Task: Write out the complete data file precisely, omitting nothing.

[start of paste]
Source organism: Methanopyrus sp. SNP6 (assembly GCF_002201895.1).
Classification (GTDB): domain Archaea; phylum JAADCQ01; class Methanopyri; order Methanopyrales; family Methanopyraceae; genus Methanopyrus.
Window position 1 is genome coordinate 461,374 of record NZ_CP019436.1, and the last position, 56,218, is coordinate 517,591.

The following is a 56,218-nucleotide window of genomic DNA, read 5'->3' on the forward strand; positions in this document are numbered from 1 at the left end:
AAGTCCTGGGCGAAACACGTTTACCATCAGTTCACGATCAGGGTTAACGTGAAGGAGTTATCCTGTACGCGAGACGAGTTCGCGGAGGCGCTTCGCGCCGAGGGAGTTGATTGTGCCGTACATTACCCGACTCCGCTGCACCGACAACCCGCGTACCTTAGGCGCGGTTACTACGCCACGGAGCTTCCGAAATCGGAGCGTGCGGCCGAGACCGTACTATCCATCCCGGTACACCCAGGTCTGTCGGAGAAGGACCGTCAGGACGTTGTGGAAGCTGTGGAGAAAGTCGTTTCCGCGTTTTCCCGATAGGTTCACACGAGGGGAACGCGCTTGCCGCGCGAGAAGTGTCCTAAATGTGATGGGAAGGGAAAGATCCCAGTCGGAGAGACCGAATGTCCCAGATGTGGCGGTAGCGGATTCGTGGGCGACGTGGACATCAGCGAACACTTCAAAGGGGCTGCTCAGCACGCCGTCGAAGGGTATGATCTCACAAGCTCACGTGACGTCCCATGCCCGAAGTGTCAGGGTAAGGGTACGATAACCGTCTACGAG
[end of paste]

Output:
Source organism: Methanopyrus sp. SNP6 (assembly GCF_002201895.1).
Classification (GTDB): domain Archaea; phylum JAADCQ01; class Methanopyri; order Methanopyrales; family Methanopyraceae; genus Methanopyrus.
Window position 1 is genome coordinate 461,374 of record NZ_CP019436.1, and the last position, 56,218, is coordinate 517,591.

The following is a 56,218-nucleotide window of genomic DNA, read 5'->3' on the forward strand; positions in this document are numbered from 1 at the left end:
AAGTCCTGGGCGAAACACGTTTACCATCAGTTCACGATCAGGGTTAACGTGAAGGAGTTATCCTGTACGCGAGACGAGTTCGCGGAGGCGCTTCGCGCCGAGGGAGTTGATTGTGCCGTACATTACCCGACTCCGCTGCACCGACAACCCGCGTACCTTAGGCGCGGTTACTACGCCACGGAGCTTCCGAAATCGGAGCGTGCGGCCGAGACCGTACTATCCATCCCGGTACACCCAGGTCTGTCGGAGAAGGACCGTCAGGACGTTGTGGAAGCTGTGGAGAAAGTCGTTTCCGCGTTTTCCCGATAGGTTCACACGAGGGGAACGCGCTTGCCGCGCGAGAAGTGTCCTAAATGTGATGGGAAGGGAAAGATCCCAGTCGGAGAGACCGAATGTCCCAGATGTGGCGGTAGCGGATTCGTGGGCGACGTGGACATCAGCGAACACTTCAAAGGGGCTGCTCAGCACGCCGTCGAAGGGTATGATCTCACAAGCTCACGTGACGTCCCATGCCCGAAGTGTCAGGGTAAGGGTACGATAACCGTCTACGAG